So you’ve probably been watching the recent news on Greece and let’s face it, it doesn’t look good, but is it really that bad?
In my opinion, speaking as a foreigner, honestly, no. I feel at this point I should state that I’m from Northern Ireland. To some the name of my country conjures up images of ghetto warfare, however, much like Athens, this isn’t really the case.
The images on your screens are of a troubled city, which there is no doubt about. However they project an image of city unable to function when the transport system comes to a halt. Protests getting out of control with civilians hurling stones while police retaliate with tear gas. Even these words paint a worrying picture, though this news will come as nothing new to the Greeks.
These protests and strikes have been happening for years and the Athenians are very well versed in being able to deal with the effects. Currently the economic spotlight is on Greece and it seems from the concerned calls from friends and family that the media are making it out to be some kind of war zone. Which of course it isn’t.
So what happens if you’re unlucky enough to be travelling in Athens on a day there’s strikes..
No public transport? You can just jump in one of the hundreds of taxis, we also organise taxi shares on days of strikes so the cost is reduced. So what happens when there’s no public transport and no taxis? To be honest, you have to be really unlucky for that to happen, but even in this case you can just ask around and a friend, local or even some taxi drivers (who will take you in their private cars) will be more than happy to offer a ride. The Athenians are generally pretty helpful when it comes to giving a lift to the airport or ferry port, for a small fee of course!
So you can get to the airport but not really much point if the plane is staying grounded. Yes, this has happened in the past two months but only once have all the planes actually stopped for 24 hours. On the other couple of occasions some flights have been delayed by a few hours and this isn’t anything out of the ordinary from my perspective, though maybe I’m just unlucky.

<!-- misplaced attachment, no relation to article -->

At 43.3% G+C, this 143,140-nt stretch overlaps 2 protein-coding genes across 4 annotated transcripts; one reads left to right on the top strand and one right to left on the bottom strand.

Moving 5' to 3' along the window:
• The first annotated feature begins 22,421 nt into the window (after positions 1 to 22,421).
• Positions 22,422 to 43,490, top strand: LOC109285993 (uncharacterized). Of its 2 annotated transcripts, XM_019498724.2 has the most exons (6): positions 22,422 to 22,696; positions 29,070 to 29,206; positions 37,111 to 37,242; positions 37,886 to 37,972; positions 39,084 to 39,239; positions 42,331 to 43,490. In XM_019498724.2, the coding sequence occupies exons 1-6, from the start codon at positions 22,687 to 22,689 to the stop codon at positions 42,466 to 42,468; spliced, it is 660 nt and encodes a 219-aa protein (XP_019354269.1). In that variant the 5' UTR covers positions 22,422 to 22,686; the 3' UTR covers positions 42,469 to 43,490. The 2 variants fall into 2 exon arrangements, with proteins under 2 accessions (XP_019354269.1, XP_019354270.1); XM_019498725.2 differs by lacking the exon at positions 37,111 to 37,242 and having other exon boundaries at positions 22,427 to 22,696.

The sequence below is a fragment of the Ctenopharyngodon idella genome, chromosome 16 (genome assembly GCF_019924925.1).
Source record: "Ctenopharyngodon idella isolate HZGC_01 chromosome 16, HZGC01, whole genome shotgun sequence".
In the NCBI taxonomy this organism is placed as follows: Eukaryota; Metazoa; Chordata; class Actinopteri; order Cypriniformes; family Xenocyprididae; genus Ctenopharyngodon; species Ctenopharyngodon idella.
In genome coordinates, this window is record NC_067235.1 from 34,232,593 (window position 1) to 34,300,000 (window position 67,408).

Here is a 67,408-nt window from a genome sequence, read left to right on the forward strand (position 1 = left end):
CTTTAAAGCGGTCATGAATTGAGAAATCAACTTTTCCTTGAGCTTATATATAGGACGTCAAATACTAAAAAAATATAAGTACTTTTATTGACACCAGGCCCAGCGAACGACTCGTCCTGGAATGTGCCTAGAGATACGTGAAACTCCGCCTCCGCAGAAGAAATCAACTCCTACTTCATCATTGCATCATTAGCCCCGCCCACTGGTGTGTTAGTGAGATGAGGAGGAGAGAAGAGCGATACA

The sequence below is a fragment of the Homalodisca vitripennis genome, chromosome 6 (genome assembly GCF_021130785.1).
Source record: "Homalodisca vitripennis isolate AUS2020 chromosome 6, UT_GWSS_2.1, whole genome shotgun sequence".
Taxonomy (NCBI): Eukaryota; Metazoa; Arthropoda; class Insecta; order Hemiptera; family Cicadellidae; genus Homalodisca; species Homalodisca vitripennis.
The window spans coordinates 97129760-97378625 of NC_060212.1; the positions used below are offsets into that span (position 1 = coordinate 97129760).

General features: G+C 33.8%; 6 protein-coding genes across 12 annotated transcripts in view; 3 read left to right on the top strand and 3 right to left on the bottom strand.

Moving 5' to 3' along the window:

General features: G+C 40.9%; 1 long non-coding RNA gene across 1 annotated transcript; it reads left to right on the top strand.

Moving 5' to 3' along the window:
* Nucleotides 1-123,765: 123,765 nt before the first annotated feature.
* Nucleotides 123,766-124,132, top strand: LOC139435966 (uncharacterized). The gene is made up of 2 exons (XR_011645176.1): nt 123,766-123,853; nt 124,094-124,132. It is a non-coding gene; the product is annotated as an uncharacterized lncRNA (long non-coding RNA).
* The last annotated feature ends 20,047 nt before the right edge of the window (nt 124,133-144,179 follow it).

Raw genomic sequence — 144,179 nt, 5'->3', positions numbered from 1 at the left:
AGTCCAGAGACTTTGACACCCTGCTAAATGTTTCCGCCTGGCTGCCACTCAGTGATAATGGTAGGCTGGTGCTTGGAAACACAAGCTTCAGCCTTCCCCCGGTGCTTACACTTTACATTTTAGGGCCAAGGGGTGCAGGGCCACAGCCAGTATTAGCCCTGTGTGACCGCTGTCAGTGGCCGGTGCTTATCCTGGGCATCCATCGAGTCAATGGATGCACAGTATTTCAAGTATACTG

Then there comes the question about the riots, what’s the likelihood of getting caught up in the stone throwing tear-gas spraying war? Well if you’re the type of person who goes looking for cheap thrills then it’s probably pretty easy. Otherwise, you’re not even going to realise it’s happening. All the protests are concentrated at Syntagma Square directly opposite the parliament building and when protests are on the area is blocked off by police so, unless you really want to get a closer look, you’re not in any danger. I’ve been here for nearly three months now and although I’ve witnessed lively protests I have yet to be caught choking on tear-gas.
So whether or not me telling you things from my perspective reassures you or not remains to be seen, but rest assured, should you decide to come to Athens, you will be well looked after by all of us here at AthenStyle. ;)